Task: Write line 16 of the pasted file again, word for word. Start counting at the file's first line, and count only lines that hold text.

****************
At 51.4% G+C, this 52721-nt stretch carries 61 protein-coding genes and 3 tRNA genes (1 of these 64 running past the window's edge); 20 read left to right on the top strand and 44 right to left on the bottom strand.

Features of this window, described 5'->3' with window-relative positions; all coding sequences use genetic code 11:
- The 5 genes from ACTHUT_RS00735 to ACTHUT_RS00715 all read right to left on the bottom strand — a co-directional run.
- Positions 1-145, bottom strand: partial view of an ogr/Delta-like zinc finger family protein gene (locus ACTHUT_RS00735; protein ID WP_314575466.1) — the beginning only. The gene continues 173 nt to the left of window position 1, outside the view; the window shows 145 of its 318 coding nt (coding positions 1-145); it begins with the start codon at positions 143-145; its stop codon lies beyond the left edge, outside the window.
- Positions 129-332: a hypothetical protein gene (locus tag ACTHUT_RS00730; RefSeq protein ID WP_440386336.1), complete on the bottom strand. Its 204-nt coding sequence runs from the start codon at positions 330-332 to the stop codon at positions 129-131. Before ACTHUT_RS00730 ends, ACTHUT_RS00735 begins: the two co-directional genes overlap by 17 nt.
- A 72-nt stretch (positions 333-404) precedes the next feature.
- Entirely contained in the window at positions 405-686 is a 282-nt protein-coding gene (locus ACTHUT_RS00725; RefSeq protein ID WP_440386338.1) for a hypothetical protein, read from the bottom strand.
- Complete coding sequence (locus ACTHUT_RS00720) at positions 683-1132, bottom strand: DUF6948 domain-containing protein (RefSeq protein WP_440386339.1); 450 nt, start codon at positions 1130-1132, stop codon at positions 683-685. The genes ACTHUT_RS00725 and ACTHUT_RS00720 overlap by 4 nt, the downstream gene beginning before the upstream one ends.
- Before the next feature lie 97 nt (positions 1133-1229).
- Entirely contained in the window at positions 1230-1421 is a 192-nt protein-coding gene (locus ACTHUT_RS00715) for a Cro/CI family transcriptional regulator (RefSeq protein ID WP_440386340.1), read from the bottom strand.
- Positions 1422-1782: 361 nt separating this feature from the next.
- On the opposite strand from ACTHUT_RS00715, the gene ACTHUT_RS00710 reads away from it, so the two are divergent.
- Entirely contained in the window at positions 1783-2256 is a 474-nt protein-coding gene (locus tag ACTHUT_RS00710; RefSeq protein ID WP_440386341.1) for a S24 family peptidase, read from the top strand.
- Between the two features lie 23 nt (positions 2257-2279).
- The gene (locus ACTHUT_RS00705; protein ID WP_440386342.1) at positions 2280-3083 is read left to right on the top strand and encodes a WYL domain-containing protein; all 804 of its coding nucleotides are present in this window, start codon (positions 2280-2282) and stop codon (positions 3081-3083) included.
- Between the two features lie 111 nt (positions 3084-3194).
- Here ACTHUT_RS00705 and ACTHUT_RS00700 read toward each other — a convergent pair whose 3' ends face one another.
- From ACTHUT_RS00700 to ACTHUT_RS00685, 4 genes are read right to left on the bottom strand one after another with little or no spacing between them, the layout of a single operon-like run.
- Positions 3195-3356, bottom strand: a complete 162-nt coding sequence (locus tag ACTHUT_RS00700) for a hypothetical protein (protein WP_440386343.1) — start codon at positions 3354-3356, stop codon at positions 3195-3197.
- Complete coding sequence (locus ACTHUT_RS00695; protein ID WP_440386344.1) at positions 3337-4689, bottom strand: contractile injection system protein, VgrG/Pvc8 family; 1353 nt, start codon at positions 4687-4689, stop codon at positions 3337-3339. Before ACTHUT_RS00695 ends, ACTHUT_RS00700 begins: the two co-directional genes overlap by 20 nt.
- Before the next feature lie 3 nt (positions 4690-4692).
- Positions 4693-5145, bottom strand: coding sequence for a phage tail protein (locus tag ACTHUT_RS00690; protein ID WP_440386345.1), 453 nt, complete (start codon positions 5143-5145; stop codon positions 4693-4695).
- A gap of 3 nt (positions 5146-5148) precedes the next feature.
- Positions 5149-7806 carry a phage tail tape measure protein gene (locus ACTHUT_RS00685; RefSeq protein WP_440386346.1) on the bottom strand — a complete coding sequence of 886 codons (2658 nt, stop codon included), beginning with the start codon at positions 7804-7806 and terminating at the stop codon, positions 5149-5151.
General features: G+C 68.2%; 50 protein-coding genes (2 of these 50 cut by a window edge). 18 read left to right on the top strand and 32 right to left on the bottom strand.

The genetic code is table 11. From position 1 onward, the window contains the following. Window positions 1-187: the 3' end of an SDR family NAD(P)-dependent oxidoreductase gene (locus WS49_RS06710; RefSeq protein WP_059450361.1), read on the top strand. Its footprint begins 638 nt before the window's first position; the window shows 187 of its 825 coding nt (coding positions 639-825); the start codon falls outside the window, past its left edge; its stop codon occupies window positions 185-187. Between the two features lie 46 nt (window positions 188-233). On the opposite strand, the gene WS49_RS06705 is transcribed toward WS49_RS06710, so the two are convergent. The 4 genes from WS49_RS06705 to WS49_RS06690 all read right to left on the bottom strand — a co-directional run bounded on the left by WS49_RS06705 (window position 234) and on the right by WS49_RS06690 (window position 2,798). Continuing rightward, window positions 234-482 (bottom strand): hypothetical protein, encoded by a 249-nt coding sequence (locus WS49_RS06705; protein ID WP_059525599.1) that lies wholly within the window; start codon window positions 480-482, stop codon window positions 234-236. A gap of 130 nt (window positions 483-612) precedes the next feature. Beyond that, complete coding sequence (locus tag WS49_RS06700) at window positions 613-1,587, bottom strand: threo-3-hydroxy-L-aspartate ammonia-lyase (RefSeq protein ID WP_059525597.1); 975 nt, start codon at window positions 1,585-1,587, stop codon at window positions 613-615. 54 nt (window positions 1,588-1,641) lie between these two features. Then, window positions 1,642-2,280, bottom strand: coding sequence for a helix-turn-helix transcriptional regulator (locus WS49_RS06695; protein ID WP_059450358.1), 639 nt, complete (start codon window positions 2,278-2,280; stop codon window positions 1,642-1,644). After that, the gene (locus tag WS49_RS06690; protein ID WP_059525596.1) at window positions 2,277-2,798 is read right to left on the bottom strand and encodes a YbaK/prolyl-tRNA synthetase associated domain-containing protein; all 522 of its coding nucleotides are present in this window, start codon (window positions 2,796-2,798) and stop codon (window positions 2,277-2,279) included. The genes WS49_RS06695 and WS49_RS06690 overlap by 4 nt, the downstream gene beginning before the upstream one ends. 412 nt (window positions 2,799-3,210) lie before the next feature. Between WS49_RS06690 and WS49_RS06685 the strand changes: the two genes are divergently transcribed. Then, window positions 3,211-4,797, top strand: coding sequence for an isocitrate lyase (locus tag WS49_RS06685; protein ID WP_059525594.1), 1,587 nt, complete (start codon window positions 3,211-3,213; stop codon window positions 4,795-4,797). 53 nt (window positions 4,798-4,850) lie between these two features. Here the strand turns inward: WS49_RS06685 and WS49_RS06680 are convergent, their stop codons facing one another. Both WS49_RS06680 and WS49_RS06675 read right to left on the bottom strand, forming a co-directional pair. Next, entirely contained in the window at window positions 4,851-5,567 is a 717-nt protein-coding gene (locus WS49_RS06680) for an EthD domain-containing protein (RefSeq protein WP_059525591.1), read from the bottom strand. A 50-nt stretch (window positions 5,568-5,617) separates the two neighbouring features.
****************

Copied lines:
- Between the two features lie 111 nt (positions 3084-3194).